top of page

Age or Exhaustion? Unraveling the Complexities of Burnout in Midlife

As we navigate the fast-paced demands of our workaholic culture, it's essential to pay attention to our well-being and recognize when stress and exhaustion will take a toll on us.


So, what is burnout? Burnout occurs when we try our best to keep ourselves together, but then one thing after another piles up emotionally, mentally, and physically, making it hard to cope until we just don’t have the strength to continue - we are on the verge of a breakdown.


Woman sitting on sofa feeling frustrated
“Relaxing brings weakness, when done by a muscle; but brings strength, when done by a person.”― Mokokoma Mokhonoana

When we experience fatigue and reduced performance, it can be challenging to distinguish between signs of burnout and signs of aging. Here are three easy points to help you out, whether you are an employer or an employee!


According to WHO, there are three main characteristics of occupational burnout: being fatigued and exhausted, cynical, negative, and disinterested at work, and experiencing boredom, loss of joy, and enjoyment.


  1. Fatigued and Exhausted: Some workdays can be physically draining, especially when coupled with hot flashes and lethargy due to perimenopause, leaving a woman completely drained of energy and feeling exhausted.

  2. Cynical, Negative, and Disinterested at Work: Workplace issues can result in a complete loss of interest. Unrealistic expectations from managers, frequent disagreements, and constant arguments with colleagues can leave individuals feeling disheartened, prompting a desire to distance themselves from the workplace and its people for a while.

  3. Bored, Loss of Joy and Enjoyment: Another scenario is when work is no longer enjoyable, and a woman feels useless at work with no motivating reason to continue. This can occur when she is not doing the job she desires, cannot find meaning in her work, or when the dream job fails to live up to expectations, leading to a sense of stagnation.

Recognizing the Symptoms of Burnout


Fatigue is a vasomotor symptom which is often confused with burnout experienced by working women in their 40s. This is one among the many symptoms that women face. However, a menopause tracker is able to confirm whether the symptoms experienced by a woman are indeed those of vasomotor symptoms.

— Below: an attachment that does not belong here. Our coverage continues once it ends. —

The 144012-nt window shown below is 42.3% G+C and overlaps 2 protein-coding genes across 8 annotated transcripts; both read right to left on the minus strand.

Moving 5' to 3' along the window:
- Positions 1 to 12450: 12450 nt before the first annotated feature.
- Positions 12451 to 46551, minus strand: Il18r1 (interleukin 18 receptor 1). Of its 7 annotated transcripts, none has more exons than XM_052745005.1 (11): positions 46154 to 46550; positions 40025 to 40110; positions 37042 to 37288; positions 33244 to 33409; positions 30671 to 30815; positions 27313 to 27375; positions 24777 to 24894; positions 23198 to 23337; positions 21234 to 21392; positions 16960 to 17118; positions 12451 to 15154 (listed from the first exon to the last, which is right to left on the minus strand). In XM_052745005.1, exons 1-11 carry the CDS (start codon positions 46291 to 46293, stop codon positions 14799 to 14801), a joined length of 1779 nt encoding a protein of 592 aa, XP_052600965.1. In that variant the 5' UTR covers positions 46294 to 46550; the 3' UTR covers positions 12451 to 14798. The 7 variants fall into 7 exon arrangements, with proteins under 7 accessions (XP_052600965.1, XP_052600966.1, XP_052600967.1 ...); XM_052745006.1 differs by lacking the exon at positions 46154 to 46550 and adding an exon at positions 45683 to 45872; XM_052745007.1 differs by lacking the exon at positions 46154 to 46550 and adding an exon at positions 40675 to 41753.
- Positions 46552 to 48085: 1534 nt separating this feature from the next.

Both burnout and aging can manifest in various physical, emotional, and cognitive symptoms. These symptoms may overlap, making it difficult to differentiate between the two.


Aging may lead to similar effects as burnout, which includes memory lapses, reduced energy levels, and irritability due to physical discomforts, decreased concentration, and disrupted sleep patterns. However, burnout can also reach a point where a person begins to feel a lack of empathy towards others and a sense of indifference. It may seem as if accomplishing anything is impossible. These feelings can exacerbate physical issues such as headaches, stomachaches, muscle soreness, eating disorders, and even reliance on alcohol for solace and loss of motivation.


It is crucial to recognize that burnout can affect individuals of any age, while aging is a natural process that everyone experiences. We have to get better at identifying symptoms and patterns, which can then help in understanding the root cause.


Analyzing the Triggers


So, how do we distinguish the two? It is essential to assess the triggers leading to the above symptoms! Burnout is often a result of prolonged stress, excessive workload, or a lack of work-life balance.


On the other hand, aging-related declines may occur gradually over time due to changes in hormonal levels, metabolism, and body functioning.

It is, therefore, important to reflect on recent life events and work conditions, as it can provide insight into whether the challenges you face are related to work-related stress or part of our natural aging process!


Seeking Support


Whether the root cause is burnout or aging, the most important thing is still to seek social support from family and friends.


For burnout, here are some DOs: consider talking to your supervisor or HR department about workload management, flexible work options, or access to counseling services. And what better way to reduce stress than through easy and fun activities like exercise, meditation, gardening, personal hobbies, and journaling.


What's next...?


Both burnout and aging are normal parts of life, but with proper attention to self-care and well-being, we can all thrive while aging and strive to achieve a healthy work-life balance that benefits our overall health and happiness!



 

Important Notes:This article is meant purely for informational purposes and should not be relied upon as medical advice. Always consult a medical professional for specific advice on your health. This article has not been reviewed by any medical professionals or legal bodies.


Resources

Comments


bottom of page